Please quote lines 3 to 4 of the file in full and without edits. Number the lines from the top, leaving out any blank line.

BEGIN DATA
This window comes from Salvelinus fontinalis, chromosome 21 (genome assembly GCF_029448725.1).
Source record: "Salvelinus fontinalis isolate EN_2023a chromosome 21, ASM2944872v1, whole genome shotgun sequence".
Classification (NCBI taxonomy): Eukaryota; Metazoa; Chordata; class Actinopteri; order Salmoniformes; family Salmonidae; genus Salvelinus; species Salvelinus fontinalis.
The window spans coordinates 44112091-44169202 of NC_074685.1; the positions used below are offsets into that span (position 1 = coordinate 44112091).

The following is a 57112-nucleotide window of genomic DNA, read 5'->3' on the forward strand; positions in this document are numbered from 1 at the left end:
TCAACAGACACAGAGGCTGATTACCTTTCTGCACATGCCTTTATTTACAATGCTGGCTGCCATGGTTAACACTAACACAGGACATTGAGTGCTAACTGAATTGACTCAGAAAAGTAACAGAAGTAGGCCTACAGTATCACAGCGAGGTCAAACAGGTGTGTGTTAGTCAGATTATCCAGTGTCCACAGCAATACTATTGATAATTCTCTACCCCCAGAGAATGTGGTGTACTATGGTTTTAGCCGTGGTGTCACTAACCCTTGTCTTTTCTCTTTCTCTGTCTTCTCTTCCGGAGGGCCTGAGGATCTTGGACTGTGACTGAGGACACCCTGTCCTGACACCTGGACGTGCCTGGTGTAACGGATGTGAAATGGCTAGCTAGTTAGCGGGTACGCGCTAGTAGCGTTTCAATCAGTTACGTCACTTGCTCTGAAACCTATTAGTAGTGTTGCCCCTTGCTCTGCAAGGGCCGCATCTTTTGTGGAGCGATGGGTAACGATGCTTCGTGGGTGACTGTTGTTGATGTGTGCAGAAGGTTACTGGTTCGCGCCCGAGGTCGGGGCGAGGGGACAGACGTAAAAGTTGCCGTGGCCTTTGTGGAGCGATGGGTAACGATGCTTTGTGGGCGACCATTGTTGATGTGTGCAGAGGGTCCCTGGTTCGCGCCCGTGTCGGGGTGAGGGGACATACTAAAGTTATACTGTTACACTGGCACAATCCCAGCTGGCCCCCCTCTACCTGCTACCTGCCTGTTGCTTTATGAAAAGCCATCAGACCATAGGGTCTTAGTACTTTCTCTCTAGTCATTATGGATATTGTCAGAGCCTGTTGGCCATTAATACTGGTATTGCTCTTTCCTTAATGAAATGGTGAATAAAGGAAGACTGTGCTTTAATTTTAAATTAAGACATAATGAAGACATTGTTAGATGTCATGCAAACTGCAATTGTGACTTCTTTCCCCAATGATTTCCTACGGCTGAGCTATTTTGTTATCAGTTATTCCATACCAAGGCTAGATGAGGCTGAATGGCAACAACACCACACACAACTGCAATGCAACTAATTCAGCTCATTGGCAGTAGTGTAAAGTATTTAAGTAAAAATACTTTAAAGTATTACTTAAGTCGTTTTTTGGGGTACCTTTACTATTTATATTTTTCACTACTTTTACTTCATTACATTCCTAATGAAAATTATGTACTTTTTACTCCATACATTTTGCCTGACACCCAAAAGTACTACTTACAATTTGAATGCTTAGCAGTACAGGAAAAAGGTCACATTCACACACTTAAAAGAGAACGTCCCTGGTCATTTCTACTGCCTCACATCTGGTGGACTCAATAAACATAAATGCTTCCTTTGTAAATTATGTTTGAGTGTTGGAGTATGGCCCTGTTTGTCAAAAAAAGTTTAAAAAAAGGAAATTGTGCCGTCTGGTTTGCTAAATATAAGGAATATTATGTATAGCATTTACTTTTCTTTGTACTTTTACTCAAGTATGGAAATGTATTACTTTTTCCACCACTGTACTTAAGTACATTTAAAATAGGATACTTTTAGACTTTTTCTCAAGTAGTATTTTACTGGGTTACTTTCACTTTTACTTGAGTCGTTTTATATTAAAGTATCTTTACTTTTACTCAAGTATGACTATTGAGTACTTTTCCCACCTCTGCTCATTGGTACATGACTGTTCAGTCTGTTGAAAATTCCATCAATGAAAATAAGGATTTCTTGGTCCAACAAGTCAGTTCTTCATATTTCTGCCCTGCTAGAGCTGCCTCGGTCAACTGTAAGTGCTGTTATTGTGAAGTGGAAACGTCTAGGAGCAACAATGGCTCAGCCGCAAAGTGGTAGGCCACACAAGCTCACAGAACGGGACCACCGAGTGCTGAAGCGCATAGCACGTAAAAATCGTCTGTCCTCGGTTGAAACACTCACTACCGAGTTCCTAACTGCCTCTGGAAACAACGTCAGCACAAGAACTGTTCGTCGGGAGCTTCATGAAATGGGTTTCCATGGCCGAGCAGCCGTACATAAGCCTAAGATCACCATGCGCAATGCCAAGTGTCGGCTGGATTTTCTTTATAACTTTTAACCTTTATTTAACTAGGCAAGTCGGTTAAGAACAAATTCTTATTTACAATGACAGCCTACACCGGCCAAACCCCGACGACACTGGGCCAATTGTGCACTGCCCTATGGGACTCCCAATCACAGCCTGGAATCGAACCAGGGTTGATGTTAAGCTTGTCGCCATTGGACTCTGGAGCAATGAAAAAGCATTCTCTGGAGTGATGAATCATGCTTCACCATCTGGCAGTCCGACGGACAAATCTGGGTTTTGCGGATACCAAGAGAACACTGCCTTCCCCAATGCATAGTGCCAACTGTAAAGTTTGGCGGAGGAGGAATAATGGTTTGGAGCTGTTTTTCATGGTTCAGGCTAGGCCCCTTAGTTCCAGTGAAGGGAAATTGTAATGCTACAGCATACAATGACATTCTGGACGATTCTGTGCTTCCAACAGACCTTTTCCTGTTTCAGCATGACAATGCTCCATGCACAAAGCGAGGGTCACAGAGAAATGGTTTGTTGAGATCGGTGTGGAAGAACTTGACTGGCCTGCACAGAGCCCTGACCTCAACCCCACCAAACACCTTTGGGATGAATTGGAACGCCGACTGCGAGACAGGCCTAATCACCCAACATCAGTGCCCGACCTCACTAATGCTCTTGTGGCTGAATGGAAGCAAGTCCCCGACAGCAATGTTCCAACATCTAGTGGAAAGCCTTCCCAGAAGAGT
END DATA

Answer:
Classification (NCBI taxonomy): Eukaryota; Metazoa; Chordata; class Actinopteri; order Salmoniformes; family Salmonidae; genus Salvelinus; species Salvelinus fontinalis.
The window spans coordinates 44112091-44169202 of NC_074685.1; the positions used below are offsets into that span (position 1 = coordinate 44112091).